More introspection from the traditional media on how much blogs are and are not changing how they report the news. In "Why Blogs Are Like Tulips" (National Journal, 2/18), William Powers notes The New York Times (2/14) article
"Bloggers as News Media Trophy Hunters," which says that some traditional journalists are worrying about how heads are rolling before the fact-checking scythe of today’s blogs. Powers praises this greater scrutiny of the press but calls blogs the latest (temporary) mania. "This too shall pass."
Still, is this really a revolution? Bloggers are a fantastic addition
to the media club, but I don’t see them taking it over. So far they’ve
proven adept at several tasks: 1) bird-dogging factual errors and other
crimes that the mainstreamers are ignoring; 2) speaking in a chatty,
irreverent voice that’s refreshing after decades of stilted
establishment formality; and 3) having fun — a skill the mainstreamers
lost long ago.
What independent bloggers don’t have is the resources or, in
most cases, the skills to do the heavy journalistic lifting that the
big American outlets still do better than anyone, and will continue to
do for a very long time. You can carp all you want about the toadying
White House press corps, but we’d miss them if they were gone — and
the bloggers would really miss them.
Slate’s Jack Shafer, however, says that the Internet does not place the skillbase of the more astute bloggers as far back as Powers would like to think ("If I Had a Blog, I’d Write More Columns Like this One," (2/18)).
Blogs reconnect journalists with readers by reminding them how closely they’re read outside the newsroom. I agree with Powers that most independent bloggers don’t have the resources or skills for "heavy journalistic lifting," as he puts it. But what he misses, I think, is the fact that 1) the skills can be quickly learned by bright, well-read people; and 2) the Internet has leveled the resources playing field. Thanks to the Web and affordable databases, today’s blogger has more information at his fingertips than the best investigative reporter at the Washington Post could acquire after a week’s work at the Library of Congress.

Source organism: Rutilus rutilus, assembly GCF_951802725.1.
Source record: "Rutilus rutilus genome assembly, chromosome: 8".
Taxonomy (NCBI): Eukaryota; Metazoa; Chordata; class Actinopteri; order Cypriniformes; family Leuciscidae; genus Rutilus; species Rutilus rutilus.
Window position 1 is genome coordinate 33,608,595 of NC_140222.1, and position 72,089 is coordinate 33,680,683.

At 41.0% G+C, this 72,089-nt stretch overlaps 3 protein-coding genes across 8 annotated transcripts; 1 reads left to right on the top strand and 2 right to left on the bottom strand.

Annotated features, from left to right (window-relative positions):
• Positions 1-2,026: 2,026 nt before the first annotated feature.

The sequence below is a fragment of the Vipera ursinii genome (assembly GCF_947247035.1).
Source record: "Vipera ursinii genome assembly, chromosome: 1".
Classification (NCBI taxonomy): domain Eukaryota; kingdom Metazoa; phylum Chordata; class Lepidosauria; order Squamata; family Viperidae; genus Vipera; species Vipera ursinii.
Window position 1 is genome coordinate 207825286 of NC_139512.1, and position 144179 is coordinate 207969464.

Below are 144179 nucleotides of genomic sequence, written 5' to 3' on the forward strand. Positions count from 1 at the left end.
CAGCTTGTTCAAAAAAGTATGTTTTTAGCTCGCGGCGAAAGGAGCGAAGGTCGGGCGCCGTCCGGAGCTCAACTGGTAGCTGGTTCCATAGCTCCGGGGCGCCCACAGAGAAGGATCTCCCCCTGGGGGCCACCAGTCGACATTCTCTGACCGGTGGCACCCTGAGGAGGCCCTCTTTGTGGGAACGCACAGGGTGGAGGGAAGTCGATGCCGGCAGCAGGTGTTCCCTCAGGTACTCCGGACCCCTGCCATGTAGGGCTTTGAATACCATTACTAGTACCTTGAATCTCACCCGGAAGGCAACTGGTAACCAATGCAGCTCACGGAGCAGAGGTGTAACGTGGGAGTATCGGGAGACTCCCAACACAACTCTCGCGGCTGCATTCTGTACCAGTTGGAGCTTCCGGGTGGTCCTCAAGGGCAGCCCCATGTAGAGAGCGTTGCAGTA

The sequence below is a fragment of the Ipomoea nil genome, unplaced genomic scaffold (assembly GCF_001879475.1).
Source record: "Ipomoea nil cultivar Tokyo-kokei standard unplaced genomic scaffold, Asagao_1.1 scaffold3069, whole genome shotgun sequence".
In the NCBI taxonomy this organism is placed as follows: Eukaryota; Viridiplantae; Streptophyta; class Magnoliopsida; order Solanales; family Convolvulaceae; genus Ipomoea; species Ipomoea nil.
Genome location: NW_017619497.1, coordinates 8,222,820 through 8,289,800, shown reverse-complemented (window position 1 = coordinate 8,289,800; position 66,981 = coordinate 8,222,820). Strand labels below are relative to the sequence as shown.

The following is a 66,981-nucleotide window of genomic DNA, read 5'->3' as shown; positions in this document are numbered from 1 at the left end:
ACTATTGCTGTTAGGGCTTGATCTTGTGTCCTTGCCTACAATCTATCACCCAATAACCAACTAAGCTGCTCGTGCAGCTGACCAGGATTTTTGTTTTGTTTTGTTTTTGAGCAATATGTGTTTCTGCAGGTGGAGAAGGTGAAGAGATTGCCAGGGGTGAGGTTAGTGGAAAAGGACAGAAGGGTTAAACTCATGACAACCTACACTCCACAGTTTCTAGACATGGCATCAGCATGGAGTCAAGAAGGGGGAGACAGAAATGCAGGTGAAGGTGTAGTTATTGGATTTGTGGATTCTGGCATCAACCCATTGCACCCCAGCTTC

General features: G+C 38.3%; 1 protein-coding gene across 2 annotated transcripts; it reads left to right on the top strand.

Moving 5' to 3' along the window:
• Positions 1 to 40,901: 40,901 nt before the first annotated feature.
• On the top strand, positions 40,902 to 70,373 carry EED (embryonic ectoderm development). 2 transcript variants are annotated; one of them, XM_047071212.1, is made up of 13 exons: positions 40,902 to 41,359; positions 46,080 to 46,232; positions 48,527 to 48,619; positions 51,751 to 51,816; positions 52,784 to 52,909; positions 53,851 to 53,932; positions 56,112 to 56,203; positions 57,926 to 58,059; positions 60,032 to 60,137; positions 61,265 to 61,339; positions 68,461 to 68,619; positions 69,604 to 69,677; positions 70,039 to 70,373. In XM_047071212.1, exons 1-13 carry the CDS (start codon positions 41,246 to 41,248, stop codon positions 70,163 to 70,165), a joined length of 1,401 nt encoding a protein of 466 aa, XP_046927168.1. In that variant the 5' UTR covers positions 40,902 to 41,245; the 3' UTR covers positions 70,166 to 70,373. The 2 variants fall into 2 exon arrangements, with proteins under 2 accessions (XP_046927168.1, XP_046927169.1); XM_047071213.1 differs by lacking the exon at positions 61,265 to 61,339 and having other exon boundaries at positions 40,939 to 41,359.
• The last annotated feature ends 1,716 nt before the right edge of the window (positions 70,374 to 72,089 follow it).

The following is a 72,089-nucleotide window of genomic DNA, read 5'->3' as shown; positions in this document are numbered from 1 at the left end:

A Washington Post article ("Hard News," 2/20) discusses what traditional newspapers have been doing to battle their declining (print) circulations. (Online) readership actually continues to increase, but finding a way to profit on that trend continues to be challenging.
Many newspapers recognized the Internet’s combination of threat and potential early on and have plowed hundreds of millions of dollars into Web sites of their own, hoping to keep readers, even if they don’t leaf through the actual paper. In 2003, the New York Times’ Web site became profitable for the first time; last year, The Post’s Web site did the same.
But working against newspaper Web sites is the fact that the Internet has trained users that most content — including news — should be free. Users generally will pay only for specialized information, such as the in-depth financial reporting provided by the Wall Street Journal, which charges a subscription fee to read stories on its Web site.
General-interest papers such as The Post and the New York Times are playing a sort of game of chicken with each other: None wants to be the first to charge to use the Web site, fearing that users will refuse and simply migrate to a competitor whose site still is free. Papers, however, have begun using their Web sites to provide Internet-only content that gives in-depth information on everything from football to politics beyond what is available in the newspaper. In future scenarios, such content may require a paid subscription. A potential model is ESPN’s Web site, which includes a great deal of free content but charges $6.95 a month for its premium "Insider" reports. In the online news industry, this is called moving content "behind the wall."